When we want to emphasize an important thought in our writing, we might underline, italicize, bold print, or HIGHLIGHT certain words and phrases. The New Testament writers had their own technique. They would use petition verbs. So when we run across petition verbs in the New Testament, we know the author is letting us know that what he’s about to say is very important. (Thank you, Denny Petrillo, for teaching this in Biblical Exegesis class!) Some petition verbs include:
- I urge
- I implore
- I exhort
- I beg
- I ask
- I beseech
Training ourselves to watch for these petition verbs will aid our Bible study because we will understand that what the author is about to say is significant. Whatever thought the author is petitioning carries the weight of an apostolic command.
This month’s Bible-marking will be a little different because there’s more than one way to note petition verbs. You can mark them in our traditional Bible-marking way (chain-reference style), or you can simply circle the petition verbs as you find them so they’ll stand out on the pages of your Bible. But I think the most practical, helpful way to mark petition verbs is as follows:
- Choose one color to use for all petition verb verses. This will make it easier to consistently recognize them.
- At the top of the title page of the New Testament letter in which the petition verb is found, write “Petition Verb(s)” Then list the verses. This will allow you find the key thoughts quickly.
- Use the same color to underline the verses containing the petition verbs. You can underline the entire verse or just underline the petition verb and the command(s) that follows.
I beseech you therefore, brethren, by the mercies of God, that you present your bodies a living sacrifice, holy, acceptable to God, which is your reasonable service. And do not be conformed to this world, but be transformed by the renewing of your mind, that you may prove what is that good and acceptable and perfect will of God.
Either underline the entire verse or just the petition verb and the commands that follow. “I beseech” is the petition verb. I included verse 2 because I think it continues the thought of what Paul is beseeching. It looks like there are three main thoughts:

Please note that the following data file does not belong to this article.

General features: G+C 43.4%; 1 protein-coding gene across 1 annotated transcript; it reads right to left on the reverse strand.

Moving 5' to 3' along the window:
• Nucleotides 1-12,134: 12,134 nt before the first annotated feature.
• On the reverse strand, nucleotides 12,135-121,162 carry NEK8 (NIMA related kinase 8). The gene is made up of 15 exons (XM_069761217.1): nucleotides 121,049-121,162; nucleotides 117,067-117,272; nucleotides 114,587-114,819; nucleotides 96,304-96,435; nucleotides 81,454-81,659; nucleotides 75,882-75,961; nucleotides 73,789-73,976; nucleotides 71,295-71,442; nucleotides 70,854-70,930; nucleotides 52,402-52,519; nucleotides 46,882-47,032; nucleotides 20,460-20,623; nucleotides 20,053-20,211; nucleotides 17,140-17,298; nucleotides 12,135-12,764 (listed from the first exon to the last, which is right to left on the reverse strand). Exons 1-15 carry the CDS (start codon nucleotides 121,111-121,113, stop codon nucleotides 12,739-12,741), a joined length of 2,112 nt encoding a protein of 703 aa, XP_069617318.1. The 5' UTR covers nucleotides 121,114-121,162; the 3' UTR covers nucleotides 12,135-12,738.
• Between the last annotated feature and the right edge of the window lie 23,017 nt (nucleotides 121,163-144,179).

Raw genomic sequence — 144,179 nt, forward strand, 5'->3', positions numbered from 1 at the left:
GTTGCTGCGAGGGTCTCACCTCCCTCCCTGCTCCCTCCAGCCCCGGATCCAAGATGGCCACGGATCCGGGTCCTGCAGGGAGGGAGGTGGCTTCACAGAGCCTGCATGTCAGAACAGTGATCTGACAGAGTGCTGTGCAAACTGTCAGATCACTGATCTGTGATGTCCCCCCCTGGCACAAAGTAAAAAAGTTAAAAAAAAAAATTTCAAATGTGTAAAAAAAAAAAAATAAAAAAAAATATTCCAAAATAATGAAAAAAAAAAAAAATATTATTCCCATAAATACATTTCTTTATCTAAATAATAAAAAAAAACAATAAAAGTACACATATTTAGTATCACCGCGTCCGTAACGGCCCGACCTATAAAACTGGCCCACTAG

- Present your bodies
- Do not be conformed
- Be transformed
The petition verb lets us know that this verse is a key thought in Romans, and each of the three commands is followed by how we are to fulfill them. Turn to the other two petition verses in Romans and underline them in the same color as well.
Here are some petition verbs that you can mark in your Bibles so you can easily spot key thoughts in these New Testament letters:
- Romans 12:1; 15:30; 16:17
- 1 Corinthians 1:10; 4:16; 16:15 (include v. 16 in your underlining)
- 2 Corinthians 2:8; 5:20; 6:1; 10:1,2
- Ephesians 4:1
- Philippians 4:2
- 1 Thessalonians 4:1,10; 5:12,14
- 2 Thessalonians 2:1 (include v. 2 in your underlining); 3:12
- 1 Timothy 2:1 (include v. 2 in your underlining)
- 2 Timothy 4:1 (include v. 2 in your underlining)
- Philemon 9,10
- Hebrews 13:19,22
- 1 Peter 2:11; 5:1 (include v. 2 in your underlining)
- 2 John 5
This may or may not be a complete list of the petition verbs found in the New Testament letters. If you discover more as you study, please share them with us!
By Kathy Pollard
Kathy is married to Neal, whom she met at Faulkner University. Neal preaches for the Bear Valley church of Christ in Denver, CO. They have three sons–Gary, Dale, and Carl. Kathy has enjoyed several short-term mission trips to Ukraine, Tanzania, and Cambodia. She’s an instructor in the Women’s Program at the Bear Valley Bible Institute of Denver, and one of the directors of Higher Ground Encampment, a Bible camp for teen girls.